What’s the 12C Spider like on the move?
The soundtrack – initially packed in carbonfibre and cotton wool – is now with you, all around you, and although flooring the loud pedal in second gear in a tunnel will not wake the bats hanging from the ceiling in quite the same way the shrieking Ferrari 458 would, the installation of a new, lighter free-flow exhaust does underscore the emotional appeal of this understated two-seater from Woking. And if you don’t want the full Spider experience, you can independently lower the rear window, so you can keep the roof up but suck in earfuls of beautiful noise through the back door.
Give me some juicy stats
The weight penalty of the roof is just 40kg because no additional strengthening is needed thanks to the super-stiff carbon tub, which means there’s nothing between the 12C Spider and 12C: both hit 62mph – on the optional, stickier Pirelli PZero Corsas – in a McLaren F1-beating 3.1sec; there’s only two-tenths between both 12Cs at 124mph (9.0sec versus 8.8sec); and the Spider’s top speed is but 3mph slower (204mph plays 207mph). The Spider is no dirtier or thirstier than its sibling.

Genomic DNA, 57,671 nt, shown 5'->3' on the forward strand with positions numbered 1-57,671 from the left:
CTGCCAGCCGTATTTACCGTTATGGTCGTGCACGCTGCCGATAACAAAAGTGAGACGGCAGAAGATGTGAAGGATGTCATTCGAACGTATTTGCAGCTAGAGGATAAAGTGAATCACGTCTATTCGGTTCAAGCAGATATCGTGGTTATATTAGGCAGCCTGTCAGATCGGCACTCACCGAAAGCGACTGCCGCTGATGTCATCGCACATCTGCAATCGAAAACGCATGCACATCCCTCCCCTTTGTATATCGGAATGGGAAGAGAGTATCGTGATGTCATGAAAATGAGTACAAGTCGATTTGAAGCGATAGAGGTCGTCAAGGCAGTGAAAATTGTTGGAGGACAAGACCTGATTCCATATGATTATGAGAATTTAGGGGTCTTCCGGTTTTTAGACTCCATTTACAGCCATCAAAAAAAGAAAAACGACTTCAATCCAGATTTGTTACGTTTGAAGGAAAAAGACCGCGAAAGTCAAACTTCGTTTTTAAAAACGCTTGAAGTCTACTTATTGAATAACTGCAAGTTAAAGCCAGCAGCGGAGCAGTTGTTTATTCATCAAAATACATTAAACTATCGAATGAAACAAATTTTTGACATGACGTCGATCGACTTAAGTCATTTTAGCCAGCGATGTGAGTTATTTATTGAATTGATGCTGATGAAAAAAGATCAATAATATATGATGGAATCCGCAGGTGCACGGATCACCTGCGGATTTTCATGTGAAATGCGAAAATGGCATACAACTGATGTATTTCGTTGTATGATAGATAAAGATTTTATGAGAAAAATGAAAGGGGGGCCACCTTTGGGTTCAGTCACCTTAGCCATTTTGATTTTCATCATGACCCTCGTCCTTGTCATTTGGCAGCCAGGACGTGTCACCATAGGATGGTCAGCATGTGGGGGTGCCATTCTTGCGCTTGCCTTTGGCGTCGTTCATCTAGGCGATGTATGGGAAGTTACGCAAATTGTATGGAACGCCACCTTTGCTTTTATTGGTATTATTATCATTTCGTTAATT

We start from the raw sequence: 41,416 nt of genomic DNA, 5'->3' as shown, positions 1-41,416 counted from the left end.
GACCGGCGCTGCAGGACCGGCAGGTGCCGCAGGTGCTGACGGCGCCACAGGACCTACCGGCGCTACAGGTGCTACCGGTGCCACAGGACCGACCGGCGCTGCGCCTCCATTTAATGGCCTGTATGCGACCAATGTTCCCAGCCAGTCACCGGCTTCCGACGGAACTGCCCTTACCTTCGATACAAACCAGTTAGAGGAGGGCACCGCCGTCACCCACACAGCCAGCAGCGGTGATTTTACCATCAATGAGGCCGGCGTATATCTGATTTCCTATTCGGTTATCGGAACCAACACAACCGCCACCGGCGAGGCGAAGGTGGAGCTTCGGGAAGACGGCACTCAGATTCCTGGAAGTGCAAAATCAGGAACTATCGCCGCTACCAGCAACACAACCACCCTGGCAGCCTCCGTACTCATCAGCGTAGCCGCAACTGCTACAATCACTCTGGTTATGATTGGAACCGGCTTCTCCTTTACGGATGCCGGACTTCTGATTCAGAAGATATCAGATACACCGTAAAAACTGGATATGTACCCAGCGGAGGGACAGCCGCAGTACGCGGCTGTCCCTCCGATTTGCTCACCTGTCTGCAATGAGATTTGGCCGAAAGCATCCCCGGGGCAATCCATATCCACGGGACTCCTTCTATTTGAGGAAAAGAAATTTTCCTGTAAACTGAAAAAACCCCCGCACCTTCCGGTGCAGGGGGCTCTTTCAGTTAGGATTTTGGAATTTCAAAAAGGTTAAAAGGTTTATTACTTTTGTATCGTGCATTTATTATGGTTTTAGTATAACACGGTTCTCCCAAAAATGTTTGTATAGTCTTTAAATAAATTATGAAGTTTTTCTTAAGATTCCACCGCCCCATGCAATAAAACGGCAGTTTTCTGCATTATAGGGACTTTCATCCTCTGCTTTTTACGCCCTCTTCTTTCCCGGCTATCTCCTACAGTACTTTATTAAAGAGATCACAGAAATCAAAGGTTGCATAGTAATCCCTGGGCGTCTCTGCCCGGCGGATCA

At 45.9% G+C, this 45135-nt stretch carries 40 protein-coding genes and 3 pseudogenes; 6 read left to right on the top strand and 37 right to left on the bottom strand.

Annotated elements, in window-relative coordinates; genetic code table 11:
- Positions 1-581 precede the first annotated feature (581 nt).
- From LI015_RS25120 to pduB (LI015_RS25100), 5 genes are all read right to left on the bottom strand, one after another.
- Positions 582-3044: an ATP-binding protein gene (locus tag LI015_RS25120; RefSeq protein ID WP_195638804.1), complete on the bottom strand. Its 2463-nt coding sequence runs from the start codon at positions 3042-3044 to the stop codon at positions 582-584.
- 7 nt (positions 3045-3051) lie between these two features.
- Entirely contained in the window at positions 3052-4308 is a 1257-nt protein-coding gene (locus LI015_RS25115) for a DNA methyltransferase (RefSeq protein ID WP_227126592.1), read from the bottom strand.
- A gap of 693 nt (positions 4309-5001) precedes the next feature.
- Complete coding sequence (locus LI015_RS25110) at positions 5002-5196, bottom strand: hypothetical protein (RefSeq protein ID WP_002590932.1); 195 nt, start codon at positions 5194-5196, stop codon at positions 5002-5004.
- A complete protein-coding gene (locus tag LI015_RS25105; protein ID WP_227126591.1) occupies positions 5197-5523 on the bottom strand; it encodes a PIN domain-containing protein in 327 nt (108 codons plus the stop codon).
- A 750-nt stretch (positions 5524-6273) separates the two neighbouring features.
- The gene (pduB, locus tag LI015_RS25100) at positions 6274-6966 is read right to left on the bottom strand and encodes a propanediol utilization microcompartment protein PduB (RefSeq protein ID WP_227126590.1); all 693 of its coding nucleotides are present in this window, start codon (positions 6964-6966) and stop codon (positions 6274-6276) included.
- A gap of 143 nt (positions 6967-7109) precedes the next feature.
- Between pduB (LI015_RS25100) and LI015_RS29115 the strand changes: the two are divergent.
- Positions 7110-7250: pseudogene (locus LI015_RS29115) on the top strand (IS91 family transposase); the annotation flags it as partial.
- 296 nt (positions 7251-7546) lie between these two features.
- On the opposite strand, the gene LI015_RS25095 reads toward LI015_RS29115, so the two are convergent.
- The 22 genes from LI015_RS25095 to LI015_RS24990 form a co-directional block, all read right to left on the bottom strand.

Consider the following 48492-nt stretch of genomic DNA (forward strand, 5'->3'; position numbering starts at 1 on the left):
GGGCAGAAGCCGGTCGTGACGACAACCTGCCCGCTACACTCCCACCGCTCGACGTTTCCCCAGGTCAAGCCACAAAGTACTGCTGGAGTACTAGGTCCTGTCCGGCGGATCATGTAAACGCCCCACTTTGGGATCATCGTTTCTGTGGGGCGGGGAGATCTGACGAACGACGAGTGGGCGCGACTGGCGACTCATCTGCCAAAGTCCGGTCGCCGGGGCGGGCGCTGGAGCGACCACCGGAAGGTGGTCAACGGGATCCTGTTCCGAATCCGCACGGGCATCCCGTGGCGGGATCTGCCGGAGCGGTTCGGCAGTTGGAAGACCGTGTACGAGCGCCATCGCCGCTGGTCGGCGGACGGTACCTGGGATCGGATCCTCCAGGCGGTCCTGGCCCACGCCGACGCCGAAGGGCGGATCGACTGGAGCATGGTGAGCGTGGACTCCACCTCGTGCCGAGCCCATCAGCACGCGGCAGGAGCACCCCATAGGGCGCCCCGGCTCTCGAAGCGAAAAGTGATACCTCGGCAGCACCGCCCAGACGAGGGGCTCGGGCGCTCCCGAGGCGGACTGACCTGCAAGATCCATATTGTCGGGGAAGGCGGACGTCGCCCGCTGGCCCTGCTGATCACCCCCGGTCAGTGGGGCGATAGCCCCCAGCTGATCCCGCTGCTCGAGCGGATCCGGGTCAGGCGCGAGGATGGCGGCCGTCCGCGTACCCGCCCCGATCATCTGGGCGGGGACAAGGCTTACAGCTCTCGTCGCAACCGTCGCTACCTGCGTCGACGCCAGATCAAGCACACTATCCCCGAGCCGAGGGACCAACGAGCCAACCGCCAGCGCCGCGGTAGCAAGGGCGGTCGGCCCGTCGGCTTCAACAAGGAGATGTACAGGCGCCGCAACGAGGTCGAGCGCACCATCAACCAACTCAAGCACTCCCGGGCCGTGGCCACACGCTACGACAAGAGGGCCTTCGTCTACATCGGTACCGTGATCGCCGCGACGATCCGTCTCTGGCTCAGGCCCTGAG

The rest of the 12C coupe’s ingredients remain, but are upgraded to the latest spec, so the 3.8-litre twin-turbo V8 now packs 616bhp instead of 592bhp, and there are faster and smoother changes from the seven-speed twin-clutch ’box. And rather than engine noise ramping up as you switch from Normal to Sport and then to Track powertrain modes, there’s a customisable Intake Sound Generator, so you can cruise through town with the cabin filled by intake roar, or take to the track in a muted environment.